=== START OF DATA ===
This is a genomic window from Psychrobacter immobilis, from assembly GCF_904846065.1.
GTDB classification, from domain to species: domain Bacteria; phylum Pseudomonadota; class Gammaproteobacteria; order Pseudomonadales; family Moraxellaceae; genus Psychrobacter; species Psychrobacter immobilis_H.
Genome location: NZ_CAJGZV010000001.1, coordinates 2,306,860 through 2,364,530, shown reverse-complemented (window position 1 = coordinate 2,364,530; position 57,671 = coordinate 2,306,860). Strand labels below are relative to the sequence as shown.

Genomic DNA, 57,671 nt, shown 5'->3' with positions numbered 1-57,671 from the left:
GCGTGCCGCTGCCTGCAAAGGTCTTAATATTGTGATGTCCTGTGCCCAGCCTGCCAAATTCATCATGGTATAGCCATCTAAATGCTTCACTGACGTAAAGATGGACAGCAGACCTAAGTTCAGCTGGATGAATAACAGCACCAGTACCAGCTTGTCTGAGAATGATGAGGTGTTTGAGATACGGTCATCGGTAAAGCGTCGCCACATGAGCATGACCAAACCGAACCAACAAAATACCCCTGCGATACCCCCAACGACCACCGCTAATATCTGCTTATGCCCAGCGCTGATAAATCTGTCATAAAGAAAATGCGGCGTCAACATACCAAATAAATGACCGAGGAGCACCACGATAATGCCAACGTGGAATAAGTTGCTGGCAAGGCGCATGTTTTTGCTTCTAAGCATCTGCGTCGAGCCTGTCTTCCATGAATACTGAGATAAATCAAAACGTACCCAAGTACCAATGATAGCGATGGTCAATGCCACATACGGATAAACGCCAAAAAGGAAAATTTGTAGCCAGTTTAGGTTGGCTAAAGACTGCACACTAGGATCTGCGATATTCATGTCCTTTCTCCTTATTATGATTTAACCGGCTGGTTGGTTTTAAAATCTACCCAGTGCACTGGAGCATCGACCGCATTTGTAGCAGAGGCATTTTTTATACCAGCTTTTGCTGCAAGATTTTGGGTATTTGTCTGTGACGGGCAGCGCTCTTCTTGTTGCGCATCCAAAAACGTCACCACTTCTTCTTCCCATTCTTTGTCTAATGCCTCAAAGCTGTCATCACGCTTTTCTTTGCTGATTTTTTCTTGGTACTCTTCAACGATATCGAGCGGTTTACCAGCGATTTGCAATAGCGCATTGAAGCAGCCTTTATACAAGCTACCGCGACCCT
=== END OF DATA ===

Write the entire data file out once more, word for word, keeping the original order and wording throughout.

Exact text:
This is a genomic window from Psychrobacter immobilis, from assembly GCF_904846065.1.
GTDB classification, from domain to species: domain Bacteria; phylum Pseudomonadota; class Gammaproteobacteria; order Pseudomonadales; family Moraxellaceae; genus Psychrobacter; species Psychrobacter immobilis_H.
Genome location: NZ_CAJGZV010000001.1, coordinates 2,306,860 through 2,364,530, shown reverse-complemented (window position 1 = coordinate 2,364,530; position 57,671 = coordinate 2,306,860). Strand labels below are relative to the sequence as shown.

Genomic DNA, 57,671 nt, shown 5'->3' with positions numbered 1-57,671 from the left:
GCGTGCCGCTGCCTGCAAAGGTCTTAATATTGTGATGTCCTGTGCCCAGCCTGCCAAATTCATCATGGTATAGCCATCTAAATGCTTCACTGACGTAAAGATGGACAGCAGACCTAAGTTCAGCTGGATGAATAACAGCACCAGTACCAGCTTGTCTGAGAATGATGAGGTGTTTGAGATACGGTCATCGGTAAAGCGTCGCCACATGAGCATGACCAAACCGAACCAACAAAATACCCCTGCGATACCCCCAACGACCACCGCTAATATCTGCTTATGCCCAGCGCTGATAAATCTGTCATAAAGAAAATGCGGCGTCAACATACCAAATAAATGACCGAGGAGCACCACGATAATGCCAACGTGGAATAAGTTGCTGGCAAGGCGCATGTTTTTGCTTCTAAGCATCTGCGTCGAGCCTGTCTTCCATGAATACTGAGATAAATCAAAACGTACCCAAGTACCAATGATAGCGATGGTCAATGCCACATACGGATAAACGCCAAAAAGGAAAATTTGTAGCCAGTTTAGGTTGGCTAAAGACTGCACACTAGGATCTGCGATATTCATGTCCTTTCTCCTTATTATGATTTAACCGGCTGGTTGGTTTTAAAATCTACCCAGTGCACTGGAGCATCGACCGCATTTGTAGCAGAGGCATTTTTTATACCAGCTTTTGCTGCAAGATTTTGGGTATTTGTCTGTGACGGGCAGCGCTCTTCTTGTTGCGCATCCAAAAACGTCACCACTTCTTCTTCCCATTCTTTGTCTAATGCCTCAAAGCTGTCATCACGCTTTTCTTTGCTGATTTTTTCTTGGTACTCTTCAACGATATCGAGCGGTTTACCAGCGATTTGCAATAGCGCATTGAAGCAGCCTTTATACAAGCTACCGCGACCCT